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Reflections on the Fall Holidays at BHT

Every year, Beth Hillel Temple strives for inclusiveness on the high holy days. This year was no different. The Ritual Committee made changes to encourage participation, especially for the end of the day of Yom Kippur, so that we could really come together as a community. We added a child-centered program, free childcare, and were sure to let people know they were welcome at our Break-fast even if they did not attend services.  

Read what people are saying! 

The babysitting during high holidays was fantastic. My daughters had a great time, and I was delighted with the quality of the care. It really made attendance at high holidays much more doable for my family. We will absolutely use it again next year!


Being a single parent, I make a lot of sacrifices for my children and having to work on Yom Kippur is one of them. I loved the opportunity and open doors at Beth Hillel who understands and didn't make me feel wrong for waiting until my son got out of school and I finished work to attend the services. The Rabbi saw me enter and smiled and allowed my 10-year-old to join the other two young ladies on the bima since he actually fasted the whole day. We enjoyed the break-fast meal afterward immensely.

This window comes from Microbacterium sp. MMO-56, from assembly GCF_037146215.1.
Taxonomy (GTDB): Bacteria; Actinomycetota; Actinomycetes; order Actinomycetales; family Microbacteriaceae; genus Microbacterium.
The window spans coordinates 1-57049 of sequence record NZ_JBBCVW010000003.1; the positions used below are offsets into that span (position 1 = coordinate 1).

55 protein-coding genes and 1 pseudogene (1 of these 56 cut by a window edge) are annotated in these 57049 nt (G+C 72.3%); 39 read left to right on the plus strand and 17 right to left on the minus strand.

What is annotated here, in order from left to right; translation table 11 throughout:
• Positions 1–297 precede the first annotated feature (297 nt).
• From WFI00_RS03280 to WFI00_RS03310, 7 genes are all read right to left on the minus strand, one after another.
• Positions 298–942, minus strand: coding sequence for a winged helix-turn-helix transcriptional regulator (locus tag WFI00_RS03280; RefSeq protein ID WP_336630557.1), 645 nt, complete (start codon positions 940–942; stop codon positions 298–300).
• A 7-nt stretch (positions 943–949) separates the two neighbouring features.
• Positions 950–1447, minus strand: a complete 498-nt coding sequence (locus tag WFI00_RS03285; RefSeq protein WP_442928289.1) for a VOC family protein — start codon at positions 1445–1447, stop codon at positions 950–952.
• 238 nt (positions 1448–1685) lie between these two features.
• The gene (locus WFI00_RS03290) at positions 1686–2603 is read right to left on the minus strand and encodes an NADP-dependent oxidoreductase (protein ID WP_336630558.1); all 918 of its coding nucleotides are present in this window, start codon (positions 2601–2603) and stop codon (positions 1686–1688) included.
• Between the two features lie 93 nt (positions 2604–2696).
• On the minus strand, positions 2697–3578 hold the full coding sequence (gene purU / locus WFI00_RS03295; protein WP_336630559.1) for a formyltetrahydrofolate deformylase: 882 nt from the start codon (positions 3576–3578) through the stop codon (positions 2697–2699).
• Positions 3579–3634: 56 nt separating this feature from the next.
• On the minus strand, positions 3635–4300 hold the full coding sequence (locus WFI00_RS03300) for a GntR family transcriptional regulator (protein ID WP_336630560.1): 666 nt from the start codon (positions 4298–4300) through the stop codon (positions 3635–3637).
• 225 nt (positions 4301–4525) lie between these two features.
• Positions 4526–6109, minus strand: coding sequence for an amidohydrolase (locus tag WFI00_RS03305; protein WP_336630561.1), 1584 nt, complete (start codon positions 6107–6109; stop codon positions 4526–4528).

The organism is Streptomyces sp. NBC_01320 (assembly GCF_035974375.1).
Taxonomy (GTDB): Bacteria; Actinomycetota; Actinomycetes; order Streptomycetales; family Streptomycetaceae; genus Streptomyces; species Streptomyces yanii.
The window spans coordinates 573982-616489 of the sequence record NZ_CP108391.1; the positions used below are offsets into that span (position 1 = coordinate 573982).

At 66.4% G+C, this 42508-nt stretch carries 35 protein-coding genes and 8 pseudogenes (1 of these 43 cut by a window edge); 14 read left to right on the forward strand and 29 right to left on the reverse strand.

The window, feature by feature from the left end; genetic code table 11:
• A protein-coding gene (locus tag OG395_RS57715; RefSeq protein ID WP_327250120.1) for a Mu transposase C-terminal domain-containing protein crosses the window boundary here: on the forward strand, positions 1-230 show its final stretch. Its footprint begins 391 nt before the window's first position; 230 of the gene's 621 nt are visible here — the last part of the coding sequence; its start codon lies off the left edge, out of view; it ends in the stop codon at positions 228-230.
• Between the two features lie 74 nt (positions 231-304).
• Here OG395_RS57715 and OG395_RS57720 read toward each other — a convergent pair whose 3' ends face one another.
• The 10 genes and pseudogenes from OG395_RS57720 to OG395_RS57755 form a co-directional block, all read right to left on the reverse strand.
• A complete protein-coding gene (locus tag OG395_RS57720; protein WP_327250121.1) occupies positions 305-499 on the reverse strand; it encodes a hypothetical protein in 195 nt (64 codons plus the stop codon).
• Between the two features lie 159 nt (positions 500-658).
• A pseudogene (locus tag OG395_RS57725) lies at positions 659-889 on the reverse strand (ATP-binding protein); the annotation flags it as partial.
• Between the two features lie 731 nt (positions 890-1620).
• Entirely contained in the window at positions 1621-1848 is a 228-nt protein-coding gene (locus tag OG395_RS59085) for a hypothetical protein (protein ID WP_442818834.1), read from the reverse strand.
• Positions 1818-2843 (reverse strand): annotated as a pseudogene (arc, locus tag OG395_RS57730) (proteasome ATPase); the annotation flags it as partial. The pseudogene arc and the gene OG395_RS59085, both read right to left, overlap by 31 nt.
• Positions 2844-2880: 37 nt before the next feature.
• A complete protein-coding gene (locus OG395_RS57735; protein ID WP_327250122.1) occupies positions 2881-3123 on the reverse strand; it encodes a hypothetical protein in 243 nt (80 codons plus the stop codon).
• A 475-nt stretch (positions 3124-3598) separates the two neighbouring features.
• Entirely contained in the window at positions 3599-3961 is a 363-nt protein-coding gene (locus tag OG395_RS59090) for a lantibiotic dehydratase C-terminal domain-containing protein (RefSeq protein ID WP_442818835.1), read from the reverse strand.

Thank you, 

Having the honor of dressing the Torah during Yom Kippur services and carrying a Torah during Simchat Torah services made me feel closer to, and a part of the Jewish community around the world. It gave me a feeling of belonging to something so much larger than myself.

Kathy B.

My husband Bud and I became members of Beth Hillel Temple more than half a century ago. We came to Kenosha and joined his family at the temple after completing our studies at the University of Wisconsin-Madison. At that time long ago, I was a newcomer from Chicago. At present, just a few months ago, I found myself invited to be called to the Torah at a Shabbat service to receive the honor of reciting the Aliyah blessings before and after the Torah reading. At first, I wasn’t sure if I wanted to do this as I did not read Hebrew, but I thought it over. Then, I asked myself, “Why not?  I always like to learn. I can do this.” 

I looked at this opportunity as a challenge. I made copies of the blessings from the prayer book. I listened to them recited at services, and I listened to them being recited on Google several times. After that, it was my turn. I practiced reciting them, and at the chosen Shabbat service, it was my pleasure to be called to the Torah. Because I had been given this honor and practiced, I felt confident to recite. I was thankful for the honor and fulfilled that I was able to accomplish this. It gave me a warm feeling in my heart!



Sat, July 4 2020 12 Tammuz 5780